It was in the fertile soil of Food Matters the challenge germinated as members wondered if others could experience eating locally, to immerse themselves into the idea.

It was an open-ended challenge, some going beyond just the food they ate to the household items they bought to others trying only to buy local produce that they could easily find. A geographical limit of 100 miles was chosen to encompass the area in which the food and goods would be drawn from, a number popularized by the book, 100- Mile Diet by James MacKinnon and Alyssa Smith.

People met each week to discuss their progress and compare notes, how they overcame challenges and what insights they may have found in the local economy.

"People found there were threats and barriers they faced to eating locally," said Steinman. "But they also found they became much more connected to the region."

People cut out imported things like bananas, mangoes, avocados, grains, oil and rice and turned to more local fruits like apples, potatoes, lettuce, using mashed apricots for salad dressing.

Taking on an eat-local challenge required people to spend more time in the kitchen initially, but it also led to some people going on a voyage of self discovery, said Steinman, and for some couples it brought them together in the kitchen.

The adage has held that local, organic food is healthier and will allow us to beat many of the health ailments we now suffer with today. With the Future of Food in the Kootenays conference having just completed in Nelson, where our food comes from and how we can achieve food security is a question many people are grappling with.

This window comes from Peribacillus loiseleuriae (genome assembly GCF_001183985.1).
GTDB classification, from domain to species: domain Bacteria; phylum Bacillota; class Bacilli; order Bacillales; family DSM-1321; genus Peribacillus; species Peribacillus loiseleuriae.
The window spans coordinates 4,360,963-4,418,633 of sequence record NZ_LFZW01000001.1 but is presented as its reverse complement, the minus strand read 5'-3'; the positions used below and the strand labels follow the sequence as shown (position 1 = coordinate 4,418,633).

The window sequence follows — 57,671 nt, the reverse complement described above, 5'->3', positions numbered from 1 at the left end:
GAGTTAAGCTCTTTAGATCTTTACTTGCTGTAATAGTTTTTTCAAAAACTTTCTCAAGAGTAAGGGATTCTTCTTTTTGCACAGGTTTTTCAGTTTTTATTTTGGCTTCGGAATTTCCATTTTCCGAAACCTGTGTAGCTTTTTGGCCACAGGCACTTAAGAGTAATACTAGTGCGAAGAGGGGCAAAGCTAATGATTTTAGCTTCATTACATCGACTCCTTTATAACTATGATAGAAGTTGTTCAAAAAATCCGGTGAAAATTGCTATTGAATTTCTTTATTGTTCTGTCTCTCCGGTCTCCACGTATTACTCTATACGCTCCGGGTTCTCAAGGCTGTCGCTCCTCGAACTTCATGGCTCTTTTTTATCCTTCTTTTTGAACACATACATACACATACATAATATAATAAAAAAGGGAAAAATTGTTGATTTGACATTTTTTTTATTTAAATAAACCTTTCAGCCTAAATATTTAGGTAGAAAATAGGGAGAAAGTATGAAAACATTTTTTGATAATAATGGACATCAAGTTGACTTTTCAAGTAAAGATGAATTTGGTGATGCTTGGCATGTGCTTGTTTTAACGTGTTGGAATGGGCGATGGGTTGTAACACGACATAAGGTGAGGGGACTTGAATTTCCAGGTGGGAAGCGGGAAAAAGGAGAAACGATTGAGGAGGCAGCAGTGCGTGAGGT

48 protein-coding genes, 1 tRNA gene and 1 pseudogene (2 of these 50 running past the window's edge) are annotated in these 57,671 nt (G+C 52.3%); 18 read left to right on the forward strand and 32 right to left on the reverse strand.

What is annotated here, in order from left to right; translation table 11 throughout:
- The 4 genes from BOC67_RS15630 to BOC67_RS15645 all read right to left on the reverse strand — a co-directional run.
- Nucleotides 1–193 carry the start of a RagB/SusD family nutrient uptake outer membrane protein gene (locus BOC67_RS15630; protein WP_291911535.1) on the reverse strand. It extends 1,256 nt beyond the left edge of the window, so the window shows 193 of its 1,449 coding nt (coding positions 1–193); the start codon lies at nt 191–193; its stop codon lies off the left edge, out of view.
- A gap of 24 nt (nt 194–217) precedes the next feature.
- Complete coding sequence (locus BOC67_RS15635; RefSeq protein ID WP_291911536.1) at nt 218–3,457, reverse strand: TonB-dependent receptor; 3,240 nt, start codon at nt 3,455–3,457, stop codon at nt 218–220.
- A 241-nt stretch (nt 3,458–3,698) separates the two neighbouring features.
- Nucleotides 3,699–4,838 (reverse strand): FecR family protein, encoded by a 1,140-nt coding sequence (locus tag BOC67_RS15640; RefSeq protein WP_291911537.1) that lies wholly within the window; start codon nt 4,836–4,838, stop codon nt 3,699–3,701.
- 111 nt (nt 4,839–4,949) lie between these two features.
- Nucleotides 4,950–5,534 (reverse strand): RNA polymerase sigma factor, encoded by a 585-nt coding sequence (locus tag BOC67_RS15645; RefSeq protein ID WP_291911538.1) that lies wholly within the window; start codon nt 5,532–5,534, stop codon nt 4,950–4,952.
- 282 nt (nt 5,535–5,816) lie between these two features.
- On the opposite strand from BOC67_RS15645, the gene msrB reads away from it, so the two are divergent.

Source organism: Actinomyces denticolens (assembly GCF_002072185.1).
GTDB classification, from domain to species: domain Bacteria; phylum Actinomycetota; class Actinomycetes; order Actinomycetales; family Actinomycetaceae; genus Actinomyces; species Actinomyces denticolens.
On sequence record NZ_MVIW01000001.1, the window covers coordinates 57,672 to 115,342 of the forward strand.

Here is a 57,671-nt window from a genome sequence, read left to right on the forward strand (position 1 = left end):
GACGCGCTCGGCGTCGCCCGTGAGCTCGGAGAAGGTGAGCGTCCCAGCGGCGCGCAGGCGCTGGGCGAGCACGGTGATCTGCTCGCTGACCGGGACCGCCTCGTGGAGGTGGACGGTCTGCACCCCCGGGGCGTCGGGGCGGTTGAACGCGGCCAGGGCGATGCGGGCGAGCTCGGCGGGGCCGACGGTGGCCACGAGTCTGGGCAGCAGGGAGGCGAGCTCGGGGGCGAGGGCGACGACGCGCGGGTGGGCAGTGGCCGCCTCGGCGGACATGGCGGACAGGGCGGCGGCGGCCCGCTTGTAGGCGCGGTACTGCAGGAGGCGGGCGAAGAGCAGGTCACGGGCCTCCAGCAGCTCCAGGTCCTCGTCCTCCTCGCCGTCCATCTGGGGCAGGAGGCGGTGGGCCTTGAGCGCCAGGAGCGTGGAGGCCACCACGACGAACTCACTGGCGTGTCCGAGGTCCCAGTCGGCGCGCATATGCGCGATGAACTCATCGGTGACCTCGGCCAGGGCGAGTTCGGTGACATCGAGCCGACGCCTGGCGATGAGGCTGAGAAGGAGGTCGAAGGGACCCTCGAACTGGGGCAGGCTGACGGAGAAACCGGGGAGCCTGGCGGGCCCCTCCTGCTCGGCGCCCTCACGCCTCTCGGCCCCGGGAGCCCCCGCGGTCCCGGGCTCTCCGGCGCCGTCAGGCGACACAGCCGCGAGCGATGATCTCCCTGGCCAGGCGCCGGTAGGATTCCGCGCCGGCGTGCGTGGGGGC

Struggling and finding answers, said one of the 100-Mile Diet challenge organizers, Marya Skrypiczajko, was part of the aim of the challenge. Some people in the challenge were finding the diet a great way to learn about the food system in our area, she said, and become an activist, like Carlstrom.

Some of the farmers Skrypiczajko spoke to said businesses that had never spoke to them now have contacted them and consider doing business with them. People were asking businesses to stock local food items and the businesses responded, Skrypiczajko said.

"We could consider this a success because of its impact on the local businesses and farmers," she said.

For some people, the challenge of the challenge caused them to overcome the hurdles, said Skrypiczajko. With very little available in the way of local grains, a group of people led by Matt Lowe formed a community supported agriculture group to contract local farmers to grow them grains.

The gauntlet was taken up by some people in response to the growing threat of global warming. With peak oil set to drive up the price of shipping produce from elsewhere, said Lorraine Carlstrom, and global warming threatening to turn the environment upside down, she knows change is inevitable.

"The challenge brought up that awareness of farmers and how they will be key once it becomes too expensive to ship food in," she said. "But I'm weak like everyone else and I like things like bananas. I'm definitely not going to feel like I have to continue to eat this way, but I still will."


For anyone who has questions about eating local and would like to know more, Deconstructing Dinner's website has archived many topics relating to local food production ( deconstructingdinner/).

(Copyright 2007 Nelson Daily News)